Does anyone know anything about the EMF output of magnetic resistance exercise equipment? I'm referring to mostly manually operated exercise bikes and treadmills where the flywheel tension is altered by magnetic resistance as opposed to full-powered electric or basic tension resistance equipment.
Yes. I recently disassembled an old Minoura Magturbo trainer did a bunch of tests on it. Here's a picture of the brake mechanism:
(The weird color is due to some plant lights nearby.)
Without any modification, the low frequency magnetic field strength right next to the brake was 10 to 12 microteslas (uT). Replacing the three screws on the right of the photo with non-magnetic (stainless steel) ones lowered it to 4-5 uT. Vibration makes a pretty big difference, too.
I also have a Kinetic Road Machine fluid trainer that's about 10 years old, and although it's supposed to have a magnetic coupling inside, it only generates a 5 uT magnetic field. (For that reason I'm pretty sure that it *doesn't* have a magnetic coupling. It was a production sample that I bought directly from Kinetic's North American sales director, so it's not 100% identical to a normal Road Machine.) The safest bike trainer would probably be a Cyclops from that period, since they had fluid resistance units and no magnetic couplings as far as I know. I can't help much with treadmills or elliptical machines.
That's pretty high. Is that measurement taken right up against the mechanism? Any data from varying distances? Since there's no electricity involved, I wonder if it's a non factor for ES? Or is it creating electricity by the resistance? What was your experience?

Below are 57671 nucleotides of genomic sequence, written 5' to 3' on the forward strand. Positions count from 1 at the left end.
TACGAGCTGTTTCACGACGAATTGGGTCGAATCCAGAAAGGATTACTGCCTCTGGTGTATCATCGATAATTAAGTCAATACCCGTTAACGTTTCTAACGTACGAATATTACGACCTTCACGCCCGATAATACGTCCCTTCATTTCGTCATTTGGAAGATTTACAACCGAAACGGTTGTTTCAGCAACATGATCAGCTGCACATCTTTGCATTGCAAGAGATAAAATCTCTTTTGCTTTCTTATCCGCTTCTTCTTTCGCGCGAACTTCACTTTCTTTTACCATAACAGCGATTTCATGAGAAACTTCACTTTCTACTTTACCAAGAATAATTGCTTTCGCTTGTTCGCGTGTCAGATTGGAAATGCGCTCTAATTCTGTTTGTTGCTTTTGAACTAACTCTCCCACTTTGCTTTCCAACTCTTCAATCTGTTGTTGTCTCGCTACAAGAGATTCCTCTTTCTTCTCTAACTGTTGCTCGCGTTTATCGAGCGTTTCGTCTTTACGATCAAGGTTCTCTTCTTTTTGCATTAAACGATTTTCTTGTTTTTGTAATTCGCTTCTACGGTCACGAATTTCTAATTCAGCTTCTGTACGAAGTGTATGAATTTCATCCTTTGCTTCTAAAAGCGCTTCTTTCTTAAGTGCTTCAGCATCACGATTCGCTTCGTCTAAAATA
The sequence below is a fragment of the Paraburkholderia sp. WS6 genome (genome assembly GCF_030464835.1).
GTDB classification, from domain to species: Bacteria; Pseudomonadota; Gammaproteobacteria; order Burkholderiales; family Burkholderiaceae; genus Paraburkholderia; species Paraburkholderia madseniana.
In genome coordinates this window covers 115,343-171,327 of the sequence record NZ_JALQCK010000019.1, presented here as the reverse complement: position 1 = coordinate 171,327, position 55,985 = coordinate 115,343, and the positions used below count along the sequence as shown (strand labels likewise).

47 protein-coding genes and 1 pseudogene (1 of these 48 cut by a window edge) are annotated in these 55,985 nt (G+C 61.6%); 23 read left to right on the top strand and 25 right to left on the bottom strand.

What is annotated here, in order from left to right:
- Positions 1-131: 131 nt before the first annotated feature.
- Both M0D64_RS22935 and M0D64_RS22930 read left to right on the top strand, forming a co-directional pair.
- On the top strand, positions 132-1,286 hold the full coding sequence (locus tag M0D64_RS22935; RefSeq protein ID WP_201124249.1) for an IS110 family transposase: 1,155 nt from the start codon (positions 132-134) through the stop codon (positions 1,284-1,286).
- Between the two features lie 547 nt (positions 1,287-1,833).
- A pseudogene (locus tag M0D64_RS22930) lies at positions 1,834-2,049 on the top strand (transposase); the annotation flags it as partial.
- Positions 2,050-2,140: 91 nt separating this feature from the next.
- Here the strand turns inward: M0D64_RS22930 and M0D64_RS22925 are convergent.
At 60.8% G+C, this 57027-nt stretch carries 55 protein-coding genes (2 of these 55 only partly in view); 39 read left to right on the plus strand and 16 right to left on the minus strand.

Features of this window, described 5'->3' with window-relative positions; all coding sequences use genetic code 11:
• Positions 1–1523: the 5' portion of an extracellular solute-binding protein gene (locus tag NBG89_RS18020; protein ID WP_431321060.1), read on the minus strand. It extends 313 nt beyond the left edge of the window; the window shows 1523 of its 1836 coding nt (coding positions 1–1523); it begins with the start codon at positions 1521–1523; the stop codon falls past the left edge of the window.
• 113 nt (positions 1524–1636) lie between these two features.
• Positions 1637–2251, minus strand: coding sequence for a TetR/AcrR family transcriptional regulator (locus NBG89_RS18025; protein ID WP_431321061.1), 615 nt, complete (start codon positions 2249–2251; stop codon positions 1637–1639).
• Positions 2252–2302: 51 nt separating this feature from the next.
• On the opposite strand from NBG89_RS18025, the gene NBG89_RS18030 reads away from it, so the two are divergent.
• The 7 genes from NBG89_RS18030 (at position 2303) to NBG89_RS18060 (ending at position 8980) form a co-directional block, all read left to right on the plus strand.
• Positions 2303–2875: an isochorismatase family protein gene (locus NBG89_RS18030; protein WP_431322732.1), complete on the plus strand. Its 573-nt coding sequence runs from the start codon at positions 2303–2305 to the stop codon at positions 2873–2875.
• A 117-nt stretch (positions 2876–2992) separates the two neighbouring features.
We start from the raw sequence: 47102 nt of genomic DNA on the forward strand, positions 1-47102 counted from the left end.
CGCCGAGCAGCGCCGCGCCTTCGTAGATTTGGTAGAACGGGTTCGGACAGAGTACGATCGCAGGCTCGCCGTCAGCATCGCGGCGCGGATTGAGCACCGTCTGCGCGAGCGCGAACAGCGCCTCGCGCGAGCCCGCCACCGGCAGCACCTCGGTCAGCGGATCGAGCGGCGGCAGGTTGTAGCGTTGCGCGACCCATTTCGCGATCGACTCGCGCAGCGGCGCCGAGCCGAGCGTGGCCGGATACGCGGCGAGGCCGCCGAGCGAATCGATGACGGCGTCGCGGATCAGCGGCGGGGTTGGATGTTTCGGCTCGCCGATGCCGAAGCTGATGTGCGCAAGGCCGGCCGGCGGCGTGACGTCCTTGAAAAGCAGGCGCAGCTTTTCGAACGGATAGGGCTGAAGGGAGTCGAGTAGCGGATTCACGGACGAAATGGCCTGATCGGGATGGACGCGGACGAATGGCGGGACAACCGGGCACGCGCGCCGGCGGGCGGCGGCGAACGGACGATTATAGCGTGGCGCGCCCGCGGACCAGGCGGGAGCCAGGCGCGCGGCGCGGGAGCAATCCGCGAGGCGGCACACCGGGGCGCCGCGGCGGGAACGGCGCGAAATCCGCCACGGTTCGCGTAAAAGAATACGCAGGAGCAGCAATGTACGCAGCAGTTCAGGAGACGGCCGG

That's pretty high. Is that measurement taken right up against the mechanism?
Yes, touching the hub.
Any data from varying distances?
I do, but it's probably not very useful to you. I had it hooked up to a Servodisc motor that produces about 1.4 uT.
Since there's no electricity involved, I wonder if it's a non factor for ES? Or is it creating electricity by the resistance?
That's how they work, unfortunately. (en.wikipedia.org/wiki/Eddy_current_brake)
Their only saving grace is that the electric current in the disc is DC and stays in the same place. If the disc were perfectly symmetrical and rotated at a constant speed, the field near it would be like a bunch of permanent magnets. Unfortunately the disc in the Magturbo has a lot of vent holes that shift the current around as they go by the permanent magnets, which rattle at the same time.
What was your experience?
I didn't like using either trainer, but I had them in an area with wiring problems.